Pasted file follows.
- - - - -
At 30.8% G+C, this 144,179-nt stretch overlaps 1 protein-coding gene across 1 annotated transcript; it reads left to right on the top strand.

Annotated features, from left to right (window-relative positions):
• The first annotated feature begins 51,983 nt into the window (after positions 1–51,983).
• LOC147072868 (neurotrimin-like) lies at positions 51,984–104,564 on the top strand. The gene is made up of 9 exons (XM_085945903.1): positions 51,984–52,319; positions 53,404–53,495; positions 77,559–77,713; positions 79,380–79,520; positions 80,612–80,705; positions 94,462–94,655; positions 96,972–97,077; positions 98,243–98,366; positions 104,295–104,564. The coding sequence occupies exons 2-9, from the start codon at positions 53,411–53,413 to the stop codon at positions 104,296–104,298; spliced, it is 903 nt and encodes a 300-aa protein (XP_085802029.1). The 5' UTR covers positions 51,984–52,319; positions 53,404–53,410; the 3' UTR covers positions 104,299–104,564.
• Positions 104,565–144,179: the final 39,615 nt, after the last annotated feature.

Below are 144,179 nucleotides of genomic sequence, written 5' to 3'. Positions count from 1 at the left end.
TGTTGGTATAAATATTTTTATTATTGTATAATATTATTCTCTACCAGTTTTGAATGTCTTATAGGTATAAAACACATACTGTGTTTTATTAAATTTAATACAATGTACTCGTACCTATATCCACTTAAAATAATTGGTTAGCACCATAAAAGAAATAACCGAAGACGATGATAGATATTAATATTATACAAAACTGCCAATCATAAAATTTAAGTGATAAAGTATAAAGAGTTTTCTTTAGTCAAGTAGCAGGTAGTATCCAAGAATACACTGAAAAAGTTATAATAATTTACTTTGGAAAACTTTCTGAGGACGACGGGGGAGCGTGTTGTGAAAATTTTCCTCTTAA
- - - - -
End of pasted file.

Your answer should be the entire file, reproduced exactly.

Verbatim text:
At 30.8% G+C, this 144,179-nt stretch overlaps 1 protein-coding gene across 1 annotated transcript; it reads left to right on the top strand.

Annotated features, from left to right (window-relative positions):
• The first annotated feature begins 51,983 nt into the window (after positions 1–51,983).
• LOC147072868 (neurotrimin-like) lies at positions 51,984–104,564 on the top strand. The gene is made up of 9 exons (XM_085945903.1): positions 51,984–52,319; positions 53,404–53,495; positions 77,559–77,713; positions 79,380–79,520; positions 80,612–80,705; positions 94,462–94,655; positions 96,972–97,077; positions 98,243–98,366; positions 104,295–104,564. The coding sequence occupies exons 2-9, from the start codon at positions 53,411–53,413 to the stop codon at positions 104,296–104,298; spliced, it is 903 nt and encodes a 300-aa protein (XP_085802029.1). The 5' UTR covers positions 51,984–52,319; positions 53,404–53,410; the 3' UTR covers positions 104,299–104,564.
• Positions 104,565–144,179: the final 39,615 nt, after the last annotated feature.

Below are 144,179 nucleotides of genomic sequence, written 5' to 3'. Positions count from 1 at the left end.
TGTTGGTATAAATATTTTTATTATTGTATAATATTATTCTCTACCAGTTTTGAATGTCTTATAGGTATAAAACACATACTGTGTTTTATTAAATTTAATACAATGTACTCGTACCTATATCCACTTAAAATAATTGGTTAGCACCATAAAAGAAATAACCGAAGACGATGATAGATATTAATATTATACAAAACTGCCAATCATAAAATTTAAGTGATAAAGTATAAAGAGTTTTCTTTAGTCAAGTAGCAGGTAGTATCCAAGAATACACTGAAAAAGTTATAATAATTTACTTTGGAAAACTTTCTGAGGACGACGGGGGAGCGTGTTGTGAAAATTTTCCTCTTAA